This is the Frail Age. This is the time of elven prosperity. Our Tree and trades are flourishing, and we have made great progress towards recovering the knowledge lost on our exodus both from our homeland, and from Sio’laen itself.
I must confess that I somewhat expected the Spriggan to show up, eventually. I did not expect it to take them days to adopt them as surrogate children, but perhaps, as many among our number were mourning, the seedlings indeed acted as surrogate children, as an attachment to the world and lives torn away from them. Mayhap there is a good reason for the seedlings I sometimes see being touted around by mercenaries and the like. Perhaps a very natural need to have something to keep as a companion culminating in the adoption of a seedling? Tis only a temporary companionship, but perhaps that is best for some of us – we stay in control of our own lives and do not have to worry about another’s desires. Decision making stays simple and you have a cute bundle of twigs poking and prodding at your person as the dawn breaks, every morning. What could be better? I think that I might like to find a seedling, one day.
Grandfather’s journal continues,
“It has been but a day, and Alchemist Naejor seems to be dealing with the brutal loss of his offspring as well as can be expected. He breaks down sobbing from time to time, but for the most part keeps to his tasks. It is good that he can still manage his own time – with our remaining number we must remain watchful. Far, far too many fell on Sio’laen, and too many still on this green hell.
“But we will make a home. We have to, for the Elven spirit must ever endure. So says the two-fold prophecy; we have planted the seed anew in foreign soil, and it is good; we have only (“only,” ha) to endure the second crucible. The idea that there may yet be another trial for the Elven people fills me with great fear, because we as a people have barely survived to this point. Millions of elves, down to around a few hundred? We are less a people and more last night’s leftovers.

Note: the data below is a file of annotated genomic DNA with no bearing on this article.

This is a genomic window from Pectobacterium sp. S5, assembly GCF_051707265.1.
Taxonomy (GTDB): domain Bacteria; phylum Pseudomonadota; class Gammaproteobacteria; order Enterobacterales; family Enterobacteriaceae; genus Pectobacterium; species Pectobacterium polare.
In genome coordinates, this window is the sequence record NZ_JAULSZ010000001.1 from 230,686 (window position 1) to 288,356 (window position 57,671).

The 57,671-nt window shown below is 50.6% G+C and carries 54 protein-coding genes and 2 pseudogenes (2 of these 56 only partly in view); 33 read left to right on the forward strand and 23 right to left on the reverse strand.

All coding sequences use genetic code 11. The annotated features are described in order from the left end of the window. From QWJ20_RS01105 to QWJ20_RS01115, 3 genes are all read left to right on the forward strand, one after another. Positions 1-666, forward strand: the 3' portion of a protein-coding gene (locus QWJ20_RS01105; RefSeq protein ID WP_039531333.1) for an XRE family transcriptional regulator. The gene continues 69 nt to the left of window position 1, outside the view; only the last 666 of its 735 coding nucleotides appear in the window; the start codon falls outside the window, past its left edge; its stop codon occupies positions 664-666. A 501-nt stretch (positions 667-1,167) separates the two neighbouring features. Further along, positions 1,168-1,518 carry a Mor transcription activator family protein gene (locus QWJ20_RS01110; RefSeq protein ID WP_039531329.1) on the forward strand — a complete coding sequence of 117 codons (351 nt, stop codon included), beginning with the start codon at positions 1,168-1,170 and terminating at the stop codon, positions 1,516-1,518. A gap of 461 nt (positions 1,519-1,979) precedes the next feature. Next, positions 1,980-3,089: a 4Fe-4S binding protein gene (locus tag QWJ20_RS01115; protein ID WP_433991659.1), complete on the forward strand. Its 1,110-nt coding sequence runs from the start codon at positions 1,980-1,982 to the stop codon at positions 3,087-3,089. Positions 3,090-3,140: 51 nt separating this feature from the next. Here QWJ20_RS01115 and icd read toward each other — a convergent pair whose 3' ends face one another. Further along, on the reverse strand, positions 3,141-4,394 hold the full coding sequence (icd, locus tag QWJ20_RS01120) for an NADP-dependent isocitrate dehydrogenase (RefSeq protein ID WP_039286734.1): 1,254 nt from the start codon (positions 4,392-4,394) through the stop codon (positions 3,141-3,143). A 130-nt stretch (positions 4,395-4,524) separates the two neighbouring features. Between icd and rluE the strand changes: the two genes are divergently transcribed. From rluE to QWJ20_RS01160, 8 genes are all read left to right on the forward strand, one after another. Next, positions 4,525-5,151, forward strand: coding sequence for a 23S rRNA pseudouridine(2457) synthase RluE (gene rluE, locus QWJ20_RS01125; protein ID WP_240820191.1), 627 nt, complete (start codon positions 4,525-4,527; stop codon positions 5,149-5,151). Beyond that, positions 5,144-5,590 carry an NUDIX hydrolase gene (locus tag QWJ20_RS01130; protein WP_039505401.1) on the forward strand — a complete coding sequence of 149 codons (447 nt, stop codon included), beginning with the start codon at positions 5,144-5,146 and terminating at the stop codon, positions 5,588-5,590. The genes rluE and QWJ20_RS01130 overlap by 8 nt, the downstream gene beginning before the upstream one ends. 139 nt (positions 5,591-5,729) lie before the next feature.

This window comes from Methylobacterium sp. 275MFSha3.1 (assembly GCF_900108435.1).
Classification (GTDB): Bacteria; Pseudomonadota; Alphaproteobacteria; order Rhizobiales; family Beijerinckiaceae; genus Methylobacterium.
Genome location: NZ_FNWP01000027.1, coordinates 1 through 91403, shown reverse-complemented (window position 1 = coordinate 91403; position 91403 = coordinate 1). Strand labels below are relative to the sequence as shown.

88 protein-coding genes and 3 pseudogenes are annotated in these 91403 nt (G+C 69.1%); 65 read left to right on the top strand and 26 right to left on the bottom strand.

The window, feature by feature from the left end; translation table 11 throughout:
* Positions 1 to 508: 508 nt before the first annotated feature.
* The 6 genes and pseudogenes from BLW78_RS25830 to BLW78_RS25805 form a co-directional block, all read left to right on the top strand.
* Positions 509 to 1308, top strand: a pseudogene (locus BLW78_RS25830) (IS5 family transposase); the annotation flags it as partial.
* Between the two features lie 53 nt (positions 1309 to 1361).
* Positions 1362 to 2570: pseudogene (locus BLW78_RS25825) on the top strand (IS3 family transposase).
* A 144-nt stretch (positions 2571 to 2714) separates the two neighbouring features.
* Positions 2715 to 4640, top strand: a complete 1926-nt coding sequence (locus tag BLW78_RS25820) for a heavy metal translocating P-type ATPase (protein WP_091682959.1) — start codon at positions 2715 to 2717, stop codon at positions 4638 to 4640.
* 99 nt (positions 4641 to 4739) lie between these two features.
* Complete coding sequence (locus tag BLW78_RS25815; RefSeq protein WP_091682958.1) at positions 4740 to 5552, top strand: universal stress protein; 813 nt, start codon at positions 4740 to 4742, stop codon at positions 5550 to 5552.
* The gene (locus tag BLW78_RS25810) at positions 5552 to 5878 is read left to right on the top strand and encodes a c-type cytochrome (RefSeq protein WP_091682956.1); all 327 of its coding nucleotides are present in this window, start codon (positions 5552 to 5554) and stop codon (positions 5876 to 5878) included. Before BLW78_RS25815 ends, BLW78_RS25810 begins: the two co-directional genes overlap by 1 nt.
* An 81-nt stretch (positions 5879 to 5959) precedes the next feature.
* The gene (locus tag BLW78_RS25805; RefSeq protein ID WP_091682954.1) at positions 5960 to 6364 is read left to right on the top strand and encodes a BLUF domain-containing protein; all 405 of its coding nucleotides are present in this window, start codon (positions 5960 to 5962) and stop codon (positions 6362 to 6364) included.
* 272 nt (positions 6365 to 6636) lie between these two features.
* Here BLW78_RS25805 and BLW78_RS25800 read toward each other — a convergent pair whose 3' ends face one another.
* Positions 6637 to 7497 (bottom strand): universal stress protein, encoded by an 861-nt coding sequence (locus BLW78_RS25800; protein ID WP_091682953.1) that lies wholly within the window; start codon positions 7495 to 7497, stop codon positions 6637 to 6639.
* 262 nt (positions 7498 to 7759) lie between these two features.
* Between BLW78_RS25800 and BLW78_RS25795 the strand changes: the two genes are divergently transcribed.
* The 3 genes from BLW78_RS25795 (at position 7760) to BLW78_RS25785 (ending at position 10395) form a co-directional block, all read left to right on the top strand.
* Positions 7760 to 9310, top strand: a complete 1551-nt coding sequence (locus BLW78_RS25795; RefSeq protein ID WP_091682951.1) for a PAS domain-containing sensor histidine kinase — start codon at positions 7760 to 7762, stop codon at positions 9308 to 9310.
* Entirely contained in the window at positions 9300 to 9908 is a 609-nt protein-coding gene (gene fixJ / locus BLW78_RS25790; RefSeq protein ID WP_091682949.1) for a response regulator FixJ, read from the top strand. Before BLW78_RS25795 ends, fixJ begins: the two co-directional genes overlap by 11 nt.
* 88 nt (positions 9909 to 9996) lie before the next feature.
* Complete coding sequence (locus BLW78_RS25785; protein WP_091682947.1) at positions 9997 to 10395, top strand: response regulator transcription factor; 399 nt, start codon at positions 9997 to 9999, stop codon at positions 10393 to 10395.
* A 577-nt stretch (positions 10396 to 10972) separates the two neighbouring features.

“So I tell myself. So every elf tells themselves. So Naejor tells himself, as he works at his garden, turning the soil and planting his seeds. The surviving druids assist with the growth of the garden, as they do with the shaping of trees and earth. Hills and holts are turned into temporary shelters. Trees are asked to move, and are assisted with the process. All the while we keep our noses to the millstone we observe, and learn of our surroundings. We work quickly, making a day’s work of constructing basic shelter. No sooner do we get the final bough on the roof it starts to rain. Not a heavy rain, but a light drizzle, or an unconcerned shower.
“As we are not a folk given to natural destruction, our relationship with the trees around us, as well as our young heartseed, must remain first in our concerns. We don’t want to destroy life to make a home for ourselves, so we have decided to carve a home out of the side of the mountain, near where Inchel was killed. If there are any other bears in the area, we will find them, and hopefully the Valley of Fair Thale will be minus a few dangerous creatures.
“But, things aren’t all loss and mourning. Watching the children play always lightens my heart. They’ve taken to tying pine cones to their longer locks, with the goal of the game being to swing the pine cone from its place dangling to up on the child’s head. It looks like fun, but I can’t imagine making a fool of myself, whipping a piece of wooden debris around on my hair. Some things are best left to children.”
Having ample shelter has always been something I have been fortunate to enjoy. Between my parents’ home and the beds in the hall of the novice, I have not wanted for anything. This is, I think, what drives these refugees to seek succour among the mountains; a defensible home hewn out of rock, a fortress built with all the blessings of nature. It has not, and will not, fall. Unless, that is, the Revenant strike again, but things have been peaceful of late, so I don’t think I have much to worry about.
I think I’ll try a different merchant tomorrow. Archmage Gallad pines for his missing apple.